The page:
MADISON (WKOW) -- Within minutes of the Wisconsin Supreme Court striking down Governor Tony Evers' statewide mask order Wednesday, reaction flooded in from lawmakers and Evers himself.
While making an appearance with a crew filling potholes in Wausau, Evers maintained the court misread state law and should've treated his rolling emergency orders as it would a flooding event.
"When you have a flood, you don't have everyone downstream in an emergency," Evers said. "You continue to make those emergency declarations as it happens."
The question before the state's highest court was whether a governor has the authority to issue 60-day orders consecutively for the same event.
Swing justice Brian Hagedorn, who ran as a conservative but has in the past sided with liberal members, joined the court's three staunch conservatives in ending the governor's order.
Writing the majority opinion, Hagedorn said the 60-day language in state statute made it clear Evers needed the legislature's approval to issue any orders beyond the first 60 days.
"The plain language of the statute explains that the governor
may, for 60 days, act with expanded powers to address a
particular emergency," Hagedorn wrote. "Beyond 60 days, however, the legislature reserves for itself the power to determine the policies that
govern the state's response to an ongoing problem."
The Deputy Secretary at the Wisconsin Department of Health Services, Julie Willens Van Dijk, wrote Wednesday evening Wisconsinites should keep following public health guidance of wearing masks in public and keeping their physical distance.
"From a public health perspective, this decision is dangerous and disappointing," Van Dijk said. "But it does not need to change our own decisions about protecting our health and the health and safety of our families and friends, our neighbors and colleagues, and all our fellow residents of Wisconsin."
Hagedorn wrote the court could not consider the public health merits of mask orders. Instead, he wrote they were only to answer the legal question regarding the governor's emergency order powers.
"The question in this case is not whether the Governor acted wisely; it is whether he acted lawfully," Hagedorn wrote. "We conclude he did not."
The court's three liberal justices focused on the word "occurrences" in their dissenting opinion. Justice Ann Walsh Bradley wrote the court should've viewed different milestones -- cases spiking in the fall, the emergence of new variant strains -- as individual developments that merited new 60-day orders.
"We are in the midst of a worldwide pandemic that so far has claimed the lives of over a half million people in this country," Walsh Bradley wrote. "And with the stakes so high, the majority not only arrives at erroneous conclusions, but it also obscures the consequence of its decision."
Following the opinion's release, Assembly Speaker Robin Vos (R-Rochester) wrote the court's findings were exactly what he and other GOP lawmakers expected.
“The Wisconsin Supreme Court confirmed what we already knew. Governor Evers exceeded his authority by issuing multiple emergency orders without consulting the legislature," Vos said in a statement. “People and businesses are free to make decisions based on what’s best for them and don’t need state government telling them how to live their lives.”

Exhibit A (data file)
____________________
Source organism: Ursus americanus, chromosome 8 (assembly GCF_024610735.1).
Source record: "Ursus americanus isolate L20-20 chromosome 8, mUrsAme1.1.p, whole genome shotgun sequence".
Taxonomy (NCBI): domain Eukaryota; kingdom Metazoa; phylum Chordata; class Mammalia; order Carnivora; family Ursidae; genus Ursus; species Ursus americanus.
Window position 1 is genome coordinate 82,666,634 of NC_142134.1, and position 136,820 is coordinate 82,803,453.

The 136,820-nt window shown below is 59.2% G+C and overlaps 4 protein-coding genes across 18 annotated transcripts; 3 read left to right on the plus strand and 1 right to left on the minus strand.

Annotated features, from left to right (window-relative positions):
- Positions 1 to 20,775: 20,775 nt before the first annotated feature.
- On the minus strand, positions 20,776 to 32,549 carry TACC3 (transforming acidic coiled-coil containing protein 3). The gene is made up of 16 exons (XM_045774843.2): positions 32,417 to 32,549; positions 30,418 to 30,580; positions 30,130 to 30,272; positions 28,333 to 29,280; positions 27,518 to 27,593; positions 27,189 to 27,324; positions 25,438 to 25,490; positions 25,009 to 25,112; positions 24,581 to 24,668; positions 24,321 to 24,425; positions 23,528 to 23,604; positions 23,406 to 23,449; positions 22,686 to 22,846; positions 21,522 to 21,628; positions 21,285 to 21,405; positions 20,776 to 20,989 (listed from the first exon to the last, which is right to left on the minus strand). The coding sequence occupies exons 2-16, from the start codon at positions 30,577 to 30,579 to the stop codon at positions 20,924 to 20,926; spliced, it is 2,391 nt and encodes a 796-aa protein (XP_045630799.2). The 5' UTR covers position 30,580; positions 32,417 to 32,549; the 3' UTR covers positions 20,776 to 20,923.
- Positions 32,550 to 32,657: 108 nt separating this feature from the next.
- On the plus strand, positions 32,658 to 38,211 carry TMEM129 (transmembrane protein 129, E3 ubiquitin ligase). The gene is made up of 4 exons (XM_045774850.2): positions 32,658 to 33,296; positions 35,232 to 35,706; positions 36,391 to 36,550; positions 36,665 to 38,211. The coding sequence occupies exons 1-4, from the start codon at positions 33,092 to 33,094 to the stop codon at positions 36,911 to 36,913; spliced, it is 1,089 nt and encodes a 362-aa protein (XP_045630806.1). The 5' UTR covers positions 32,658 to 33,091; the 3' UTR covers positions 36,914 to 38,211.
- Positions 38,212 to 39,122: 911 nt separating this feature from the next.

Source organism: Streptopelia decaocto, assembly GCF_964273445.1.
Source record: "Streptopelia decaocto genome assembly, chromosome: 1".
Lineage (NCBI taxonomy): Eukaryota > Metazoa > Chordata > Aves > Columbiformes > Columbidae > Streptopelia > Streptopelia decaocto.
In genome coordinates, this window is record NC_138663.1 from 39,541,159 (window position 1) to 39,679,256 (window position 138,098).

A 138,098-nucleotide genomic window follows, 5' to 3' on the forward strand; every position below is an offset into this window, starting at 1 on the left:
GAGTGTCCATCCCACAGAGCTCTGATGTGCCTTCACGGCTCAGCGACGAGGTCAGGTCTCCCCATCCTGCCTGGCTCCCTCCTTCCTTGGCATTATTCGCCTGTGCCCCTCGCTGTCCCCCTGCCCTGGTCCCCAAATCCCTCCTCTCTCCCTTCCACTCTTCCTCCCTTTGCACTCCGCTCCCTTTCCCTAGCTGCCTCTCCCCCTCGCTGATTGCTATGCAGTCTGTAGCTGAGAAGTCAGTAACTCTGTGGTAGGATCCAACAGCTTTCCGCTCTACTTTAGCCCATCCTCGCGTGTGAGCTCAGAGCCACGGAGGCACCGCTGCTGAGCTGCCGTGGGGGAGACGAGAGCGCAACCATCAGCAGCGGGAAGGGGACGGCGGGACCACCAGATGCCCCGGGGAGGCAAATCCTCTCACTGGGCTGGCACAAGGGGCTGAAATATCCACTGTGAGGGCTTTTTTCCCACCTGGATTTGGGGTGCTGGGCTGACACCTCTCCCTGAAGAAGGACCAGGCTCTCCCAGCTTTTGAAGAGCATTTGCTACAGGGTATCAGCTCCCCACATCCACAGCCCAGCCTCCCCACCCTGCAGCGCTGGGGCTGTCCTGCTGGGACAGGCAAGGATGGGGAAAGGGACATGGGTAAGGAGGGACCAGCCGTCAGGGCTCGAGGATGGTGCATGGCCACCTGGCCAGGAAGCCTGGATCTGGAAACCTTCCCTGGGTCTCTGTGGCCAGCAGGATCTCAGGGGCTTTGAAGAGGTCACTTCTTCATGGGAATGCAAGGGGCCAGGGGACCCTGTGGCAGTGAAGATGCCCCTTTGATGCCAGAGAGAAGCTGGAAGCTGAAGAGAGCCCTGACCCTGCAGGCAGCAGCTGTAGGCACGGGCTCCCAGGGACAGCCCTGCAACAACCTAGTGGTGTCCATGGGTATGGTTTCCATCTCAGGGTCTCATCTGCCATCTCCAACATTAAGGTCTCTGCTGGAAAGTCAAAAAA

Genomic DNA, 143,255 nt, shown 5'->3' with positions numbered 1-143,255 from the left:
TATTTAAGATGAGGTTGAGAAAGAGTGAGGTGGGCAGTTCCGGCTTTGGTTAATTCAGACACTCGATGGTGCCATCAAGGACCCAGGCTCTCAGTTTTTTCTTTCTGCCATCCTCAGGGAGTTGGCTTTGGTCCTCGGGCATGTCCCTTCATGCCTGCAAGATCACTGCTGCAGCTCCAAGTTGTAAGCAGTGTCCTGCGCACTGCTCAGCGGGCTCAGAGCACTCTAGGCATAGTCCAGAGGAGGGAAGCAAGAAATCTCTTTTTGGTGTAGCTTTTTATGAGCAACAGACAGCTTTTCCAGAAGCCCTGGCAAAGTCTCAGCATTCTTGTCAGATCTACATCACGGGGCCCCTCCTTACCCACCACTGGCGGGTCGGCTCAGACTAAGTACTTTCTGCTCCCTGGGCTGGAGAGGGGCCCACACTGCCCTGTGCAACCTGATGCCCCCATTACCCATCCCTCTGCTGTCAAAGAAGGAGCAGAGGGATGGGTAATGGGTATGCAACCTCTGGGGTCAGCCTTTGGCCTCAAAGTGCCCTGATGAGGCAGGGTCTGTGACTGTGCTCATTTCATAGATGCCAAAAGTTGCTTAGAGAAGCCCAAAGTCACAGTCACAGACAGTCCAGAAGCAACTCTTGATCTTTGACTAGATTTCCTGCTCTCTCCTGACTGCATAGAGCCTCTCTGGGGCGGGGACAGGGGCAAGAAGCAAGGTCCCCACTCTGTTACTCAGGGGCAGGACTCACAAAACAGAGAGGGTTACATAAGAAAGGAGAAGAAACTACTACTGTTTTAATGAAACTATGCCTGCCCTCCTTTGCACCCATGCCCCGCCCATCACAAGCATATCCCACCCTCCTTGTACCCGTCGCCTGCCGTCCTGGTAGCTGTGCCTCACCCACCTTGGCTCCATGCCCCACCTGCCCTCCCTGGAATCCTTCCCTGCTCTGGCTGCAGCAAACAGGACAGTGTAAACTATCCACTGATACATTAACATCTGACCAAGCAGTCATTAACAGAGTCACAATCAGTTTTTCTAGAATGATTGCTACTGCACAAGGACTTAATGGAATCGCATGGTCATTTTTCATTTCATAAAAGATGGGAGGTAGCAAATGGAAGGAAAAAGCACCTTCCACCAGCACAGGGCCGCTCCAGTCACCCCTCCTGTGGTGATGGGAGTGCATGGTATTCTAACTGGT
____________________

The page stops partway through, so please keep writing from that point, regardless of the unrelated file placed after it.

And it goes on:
Democratic lawmakers lamented the court's ruling. Assembly Minority Leader Gordon Hintz (D-Oshkosh) said the decision would make it more difficult for future governors to respond in a pandemic.
“I am deeply disappointed in today’s decision by conservatives on the Wisconsin Supreme Court. They got it 100% backwards today," Hintz said in a statement. "The majority’s decision pretends that a pandemic is unchanging and ignores the devastating human impact of COVID-19."
Progressives have also pointed to the fact Wisconsin could lose as much as $50 million per month in emergency federal food stamp relief.
Republicans countered they addressed that in a bill that would've allowed Evers to issue new emergency orders but only for the purpose of federal funding. That bill would've ended the mask order and Evers vetoed it.
Republicans, including Vos, had said Evers should have worked with the legislature on a limited mask order that would only apply in high-traffic, high-risk settings like hospitals and nursing homes.
Democrats have responded by pointing out such a compromise would have to go through the Joint Committee for the Review of Administrative Rules, whose co-chair, Sen. Steve Nass (R-Whitewater), has consistently said he would not support any type of mask order.
Nass hardly sounded celebratory in a release Wednesday.
"Despite today’s victory for civil liberties, I have no doubt that Evers and his minions are not done yet," Nass said in a statement. "They will now focus their energies on organizing further infringements on civil liberties through excessive actions by liberal-leaning local governments and public health officials.”
Rick Esenberg, president of the conservative Wisconsin Institute for Law and Liberty, said lawmakers' resistance to mask orders should not affect the governor's ability to act on their own.
"We don't change the rules because we don't like what politicians are doing," Esenberg said. "We change the politicians at the next election."